Kick-Ass Motorcycles

The Perils of Excellence and the new Victory Octane

2017 Victory Octane
Performance, like beauty, can be in the eye of the beholder. Did the Victory Octane hit the sweet spot?©Motorcyclist

Let's note right up front that I really like the Victory Octane. Coming from an excellent platform, Victory's most performance-oriented, gas-burning model combines the kind of fit and finish I expect from Polaris, a modern engine with an enjoyable amount of power and superb manners and an overall level of refinement that says, unequivocally, "We're here to make kick-ass motorcycles."

Polaris has also been adept at creating kick-ass marketing programs, including a retro land-speeder to highlight the new Indian engine in the Spirit of Munro, which won our Best Dreambike award in 2013 (CLICK HERE to see the 2013 Best Dream Bike), and the launch of the Scout on the Wall of Death. It also underwrote a Pikes Peak program called Project 156 that involved our sister title Cycle World, Roland Sands, and octogenarian madman Don Canet. This one-off machine was built to conquer the 156 turns on the way to the Pikes Peak summit but just as importantly to stamp the Victory brand with the ink of performance. No longer would Victory be the "me too" American cruiser company, but it would embark on a path that involved style and speed, where other brands might promise both but deliver one.

Victory's Project 156
Victory's Project 156©Motorcyclist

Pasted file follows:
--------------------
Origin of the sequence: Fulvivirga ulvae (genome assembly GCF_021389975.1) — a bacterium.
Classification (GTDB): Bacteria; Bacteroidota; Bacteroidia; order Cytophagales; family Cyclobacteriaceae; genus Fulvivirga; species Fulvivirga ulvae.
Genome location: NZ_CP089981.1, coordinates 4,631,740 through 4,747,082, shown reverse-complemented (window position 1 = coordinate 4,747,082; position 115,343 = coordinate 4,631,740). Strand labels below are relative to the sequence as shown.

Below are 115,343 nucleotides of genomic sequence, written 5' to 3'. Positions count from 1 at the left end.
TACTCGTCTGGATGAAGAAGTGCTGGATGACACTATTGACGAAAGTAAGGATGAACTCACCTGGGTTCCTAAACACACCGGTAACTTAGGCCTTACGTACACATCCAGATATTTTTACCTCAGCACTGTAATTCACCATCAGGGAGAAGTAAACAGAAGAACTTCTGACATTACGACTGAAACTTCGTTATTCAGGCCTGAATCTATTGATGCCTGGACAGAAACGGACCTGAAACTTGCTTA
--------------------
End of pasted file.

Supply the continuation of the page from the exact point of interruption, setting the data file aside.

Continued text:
And there’s the problem for me. Project 156 rolled out as a mean-looking stubby machine of menace, all engine and radiator and aggression. Styled like a midsize streetfighter that swallowed an engine half again too large, P156 signaled an intention and desire to do something big, loud, and important. And even though the bike did not make it to the top, its shadow is long—the bike itself a bellowing, relentlessly sharp-focus beast that any two-wheeled enthusiast would want to ride.

No one thought Victory was going to sell the Project 156 bike in dealerships. Special programs, even like this one, using factory engineers and taking advantage of Polaris’ immense resources, rarely lead directly to production. Sure, you’ll hear all about what the engineers “learned” while scaling a mountain, but the difference between what the racer needs and what you could hope to see in dealers is far longer than the 12.42-mile Pikes Peak course.

Which leads us back to the Victory Octane. When it became clear that Polaris was going to spin off another model from the Scout's platform, I openly wished for a big jump in performance and a wider conceptual gap to the existing Victory product line. I wanted not just a beautifully rendered and genuinely good-performing cruiser, but a kind of American Diavel. Or a V-twin equivalent of the V-MAX. Something big, something really impressive, something tire-smokingly fast and brash and "we can do it." I wanted a boast made in metal.

I didn’t get what I wanted. And, yet, I’ve become okay with that. With a little perspective and some time with the Octane, which I think I like a bit better than the Scout if only for the marginally greater power and the better handling from the 18-inch front wheel, I’m coming around to see Victory’s side of the story. Even if the Octane were a fire-breathing machine, with, say, 130 or 140 rear-wheel horsepower, would it sell? Would the existing dealer network know what to do with it, and, more important, is there even a market for such a thing? If you look at V-MAX and V-Rod sales you might convince yourself that there isn’t.

Maybe my senses are a little dull these days, and I don’t appreciate nuance. But every time I ride the Octane—and truly enjoy doing it—I can’t stop thinking: What if? Maybe there’s a truly hot-rod Vic in the CAD computer somewhere and I’ll be delighted in 2017 or ’18. But this was Victory’s chance to distance itself (and the platform) from Indian’s rapidly growing popularity, and it didn’t go far enough. If I had any patience, I suppose now would be the time to use it.